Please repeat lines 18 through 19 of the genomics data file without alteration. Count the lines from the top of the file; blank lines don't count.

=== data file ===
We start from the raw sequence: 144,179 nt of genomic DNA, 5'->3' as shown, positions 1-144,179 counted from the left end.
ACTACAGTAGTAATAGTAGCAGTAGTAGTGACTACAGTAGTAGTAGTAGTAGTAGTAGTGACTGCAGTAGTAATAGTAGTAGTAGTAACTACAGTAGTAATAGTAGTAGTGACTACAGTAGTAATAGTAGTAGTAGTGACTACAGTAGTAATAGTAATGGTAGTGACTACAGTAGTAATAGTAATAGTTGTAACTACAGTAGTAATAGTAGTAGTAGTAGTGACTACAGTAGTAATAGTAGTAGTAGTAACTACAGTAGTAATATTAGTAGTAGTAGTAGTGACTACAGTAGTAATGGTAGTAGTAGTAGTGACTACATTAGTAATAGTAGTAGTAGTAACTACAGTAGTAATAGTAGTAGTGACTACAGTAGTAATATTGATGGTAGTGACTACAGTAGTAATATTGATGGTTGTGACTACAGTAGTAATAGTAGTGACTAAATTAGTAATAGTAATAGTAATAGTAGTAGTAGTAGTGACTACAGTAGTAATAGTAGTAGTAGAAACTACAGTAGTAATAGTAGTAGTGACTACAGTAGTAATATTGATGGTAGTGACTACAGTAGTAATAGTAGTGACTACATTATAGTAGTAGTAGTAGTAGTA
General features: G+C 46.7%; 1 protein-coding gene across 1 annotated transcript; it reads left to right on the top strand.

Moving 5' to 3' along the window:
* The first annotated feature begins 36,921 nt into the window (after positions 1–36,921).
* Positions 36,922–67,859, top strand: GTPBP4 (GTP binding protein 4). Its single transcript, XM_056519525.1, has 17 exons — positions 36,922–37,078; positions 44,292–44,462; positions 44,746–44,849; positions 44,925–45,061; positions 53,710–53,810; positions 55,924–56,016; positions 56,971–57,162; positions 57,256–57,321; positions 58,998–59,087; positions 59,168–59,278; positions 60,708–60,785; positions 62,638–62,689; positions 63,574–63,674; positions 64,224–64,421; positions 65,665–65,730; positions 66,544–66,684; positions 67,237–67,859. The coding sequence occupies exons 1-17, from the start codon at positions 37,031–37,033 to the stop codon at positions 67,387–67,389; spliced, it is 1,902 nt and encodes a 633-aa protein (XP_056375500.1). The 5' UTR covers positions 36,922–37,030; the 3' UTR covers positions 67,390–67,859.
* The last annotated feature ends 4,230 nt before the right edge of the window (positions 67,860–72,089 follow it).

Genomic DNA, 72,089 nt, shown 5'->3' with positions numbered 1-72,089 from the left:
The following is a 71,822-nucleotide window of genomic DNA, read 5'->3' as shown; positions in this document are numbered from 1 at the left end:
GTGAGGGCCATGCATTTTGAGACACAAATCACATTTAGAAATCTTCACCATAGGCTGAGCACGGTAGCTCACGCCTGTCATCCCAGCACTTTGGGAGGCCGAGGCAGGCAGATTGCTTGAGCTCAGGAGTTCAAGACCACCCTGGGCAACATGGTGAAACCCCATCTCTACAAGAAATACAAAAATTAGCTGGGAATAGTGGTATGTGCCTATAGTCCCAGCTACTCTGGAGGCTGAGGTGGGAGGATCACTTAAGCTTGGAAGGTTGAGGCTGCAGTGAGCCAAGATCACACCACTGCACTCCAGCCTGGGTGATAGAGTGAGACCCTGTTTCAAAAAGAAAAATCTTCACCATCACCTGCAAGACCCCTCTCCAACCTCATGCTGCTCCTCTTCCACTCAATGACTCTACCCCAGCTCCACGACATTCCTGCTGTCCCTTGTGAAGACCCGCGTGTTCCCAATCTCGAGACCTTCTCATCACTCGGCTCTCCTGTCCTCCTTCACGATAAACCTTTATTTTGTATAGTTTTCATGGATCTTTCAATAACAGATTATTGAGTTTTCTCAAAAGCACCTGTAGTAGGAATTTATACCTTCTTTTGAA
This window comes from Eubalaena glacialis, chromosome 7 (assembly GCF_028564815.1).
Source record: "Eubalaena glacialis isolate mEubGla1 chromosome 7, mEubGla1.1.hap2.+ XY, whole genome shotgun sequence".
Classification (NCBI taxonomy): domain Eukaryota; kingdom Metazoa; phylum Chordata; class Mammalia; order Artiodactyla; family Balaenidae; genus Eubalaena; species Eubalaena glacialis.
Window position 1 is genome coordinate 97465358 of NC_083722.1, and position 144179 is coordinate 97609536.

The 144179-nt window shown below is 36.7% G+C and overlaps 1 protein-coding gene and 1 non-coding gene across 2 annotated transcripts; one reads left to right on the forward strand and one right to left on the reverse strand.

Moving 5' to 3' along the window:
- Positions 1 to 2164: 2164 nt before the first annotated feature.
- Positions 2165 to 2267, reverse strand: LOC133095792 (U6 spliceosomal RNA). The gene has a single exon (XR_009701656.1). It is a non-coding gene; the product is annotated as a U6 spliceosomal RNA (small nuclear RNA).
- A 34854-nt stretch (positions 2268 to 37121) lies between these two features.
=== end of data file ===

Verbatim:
- Positions 2165 to 2267, reverse strand: LOC133095792 (U6 spliceosomal RNA). The gene has a single exon (XR_009701656.1). It is a non-coding gene; the product is annotated as a U6 spliceosomal RNA (small nuclear RNA).
- A 34854-nt stretch (positions 2268 to 37121) lies between these two features.